With speculation swirling that two mysterious barges on either side of the U.S. are evidence Google's working on floating data centres, analysts say the company would have a lot of obstacles to overcome for that idea to become a reality.
"It's not that far fetched," said David Cappuccio, a vice president and chief of research at Gartner Inc. "You have to be somebody of Google's size to even consider this."
The two barges -- one docked in San Francisco Bay and the other docked in the harbor in Portland, Me. -- produced a barrage of questions and rumors in those communities. Then people realised the two barges are owned by the same company and have very similar names, prompting even more speculation.
The barges each carry a large, structure seemingly comprised of shipping containers. They're about 40 feet wide and 70 to 80 feet long.
It's widely thought that Google owns the structures, which could be carrying floating data centers, Google Glass stores or Apple-like Google retail operations.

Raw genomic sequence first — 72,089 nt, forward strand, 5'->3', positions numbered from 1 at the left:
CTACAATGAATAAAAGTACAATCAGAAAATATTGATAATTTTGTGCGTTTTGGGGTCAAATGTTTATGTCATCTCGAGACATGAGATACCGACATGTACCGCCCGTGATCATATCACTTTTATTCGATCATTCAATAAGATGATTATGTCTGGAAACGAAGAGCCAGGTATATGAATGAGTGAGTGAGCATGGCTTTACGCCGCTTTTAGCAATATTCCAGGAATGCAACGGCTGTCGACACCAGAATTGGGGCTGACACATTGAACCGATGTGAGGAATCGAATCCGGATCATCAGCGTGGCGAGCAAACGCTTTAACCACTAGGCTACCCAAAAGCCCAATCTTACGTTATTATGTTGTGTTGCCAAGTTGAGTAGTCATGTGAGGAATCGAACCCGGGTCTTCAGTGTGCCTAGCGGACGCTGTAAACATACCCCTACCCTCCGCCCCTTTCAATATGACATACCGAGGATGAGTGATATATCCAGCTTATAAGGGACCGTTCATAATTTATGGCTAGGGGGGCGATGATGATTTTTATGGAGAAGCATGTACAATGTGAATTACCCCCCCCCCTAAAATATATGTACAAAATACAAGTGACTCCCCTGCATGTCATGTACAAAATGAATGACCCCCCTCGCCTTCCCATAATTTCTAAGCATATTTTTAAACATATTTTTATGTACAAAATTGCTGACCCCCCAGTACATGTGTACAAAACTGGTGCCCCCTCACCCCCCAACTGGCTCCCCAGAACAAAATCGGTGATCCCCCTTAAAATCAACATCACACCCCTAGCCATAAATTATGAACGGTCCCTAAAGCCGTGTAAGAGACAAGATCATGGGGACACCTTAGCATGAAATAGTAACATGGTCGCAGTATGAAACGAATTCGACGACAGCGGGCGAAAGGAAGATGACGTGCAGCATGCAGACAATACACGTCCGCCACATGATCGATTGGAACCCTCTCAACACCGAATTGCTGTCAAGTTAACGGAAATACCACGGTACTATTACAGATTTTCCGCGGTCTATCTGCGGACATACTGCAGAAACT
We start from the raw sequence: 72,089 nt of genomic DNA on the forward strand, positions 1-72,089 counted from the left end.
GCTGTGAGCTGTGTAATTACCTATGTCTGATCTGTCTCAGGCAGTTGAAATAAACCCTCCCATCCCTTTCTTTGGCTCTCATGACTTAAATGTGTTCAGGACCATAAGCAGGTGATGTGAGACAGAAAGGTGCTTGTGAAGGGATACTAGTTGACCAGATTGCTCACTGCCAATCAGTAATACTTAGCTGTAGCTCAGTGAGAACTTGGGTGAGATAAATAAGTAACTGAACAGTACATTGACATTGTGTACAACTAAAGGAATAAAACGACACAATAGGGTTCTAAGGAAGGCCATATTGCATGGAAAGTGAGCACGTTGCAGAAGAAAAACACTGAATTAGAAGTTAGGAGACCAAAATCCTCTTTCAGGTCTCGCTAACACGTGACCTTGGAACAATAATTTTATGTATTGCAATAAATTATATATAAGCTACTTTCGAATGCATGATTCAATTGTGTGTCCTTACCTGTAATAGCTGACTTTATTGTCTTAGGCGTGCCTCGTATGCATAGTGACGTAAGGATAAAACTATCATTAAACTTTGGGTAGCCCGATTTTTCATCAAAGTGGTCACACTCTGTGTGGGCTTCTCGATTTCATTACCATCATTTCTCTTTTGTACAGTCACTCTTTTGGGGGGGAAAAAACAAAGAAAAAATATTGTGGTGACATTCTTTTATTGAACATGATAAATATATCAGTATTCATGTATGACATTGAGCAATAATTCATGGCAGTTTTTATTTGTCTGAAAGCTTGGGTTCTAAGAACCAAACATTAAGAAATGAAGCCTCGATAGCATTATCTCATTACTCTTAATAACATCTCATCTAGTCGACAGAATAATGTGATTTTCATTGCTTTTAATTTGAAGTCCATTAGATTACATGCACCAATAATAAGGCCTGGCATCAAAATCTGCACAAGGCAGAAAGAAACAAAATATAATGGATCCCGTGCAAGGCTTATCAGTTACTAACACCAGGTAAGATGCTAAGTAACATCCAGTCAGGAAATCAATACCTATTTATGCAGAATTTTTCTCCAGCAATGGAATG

Google has not responded to multiple requests for information on the barges.
Fueling the speculation, though, is the level of secrecy around them.
Portland officials say they don't know what's on the barge docked in the harbor and the local Coast Guard station reported that only the captain there knows what's onboard.
A worker at The Cianbro Co., the construction company contracted to work on the barge in Maine, told a reporter taking photos of the barge on Monday to leave the property. Today, Cianbro CEO Pete Vigue told Computerworld that there is little he can say about the project.
"It is docked at our wharf," said Vigue. "I'm not allowed to make any comments on our involvement or what we're doing or what is happening at our facility. There is a very strict non-disclosure agreement."
He did add that he thinks this will be positive for the state of Maine. "I think it's very positive and we'll leave it at that," he said.
The barge carrying the mysterious structure from New London, Conn. to Maine, was brought into the Portland harbor by the tugboat Rowan W. McAllister earlier this month. A person answering the phone at Portland Tugboat said no one at the firm was told what's inside the structure or what it will be used for.
According to Google's patent, which was filed in 2007 and issued in 2009, the floating data center would be built with modular units such as standard shipping containers that could be hauled on ships or trucks and then lifted by crane onto the data centre platform.
The data centre servers would be mounted in rack arrays, meaning they can be easily traded out just by swapping the containers when newer technology is available or if hardware becomes corroded by the harsh salt water environment.
Sign up for CIO Asia eNewsletters.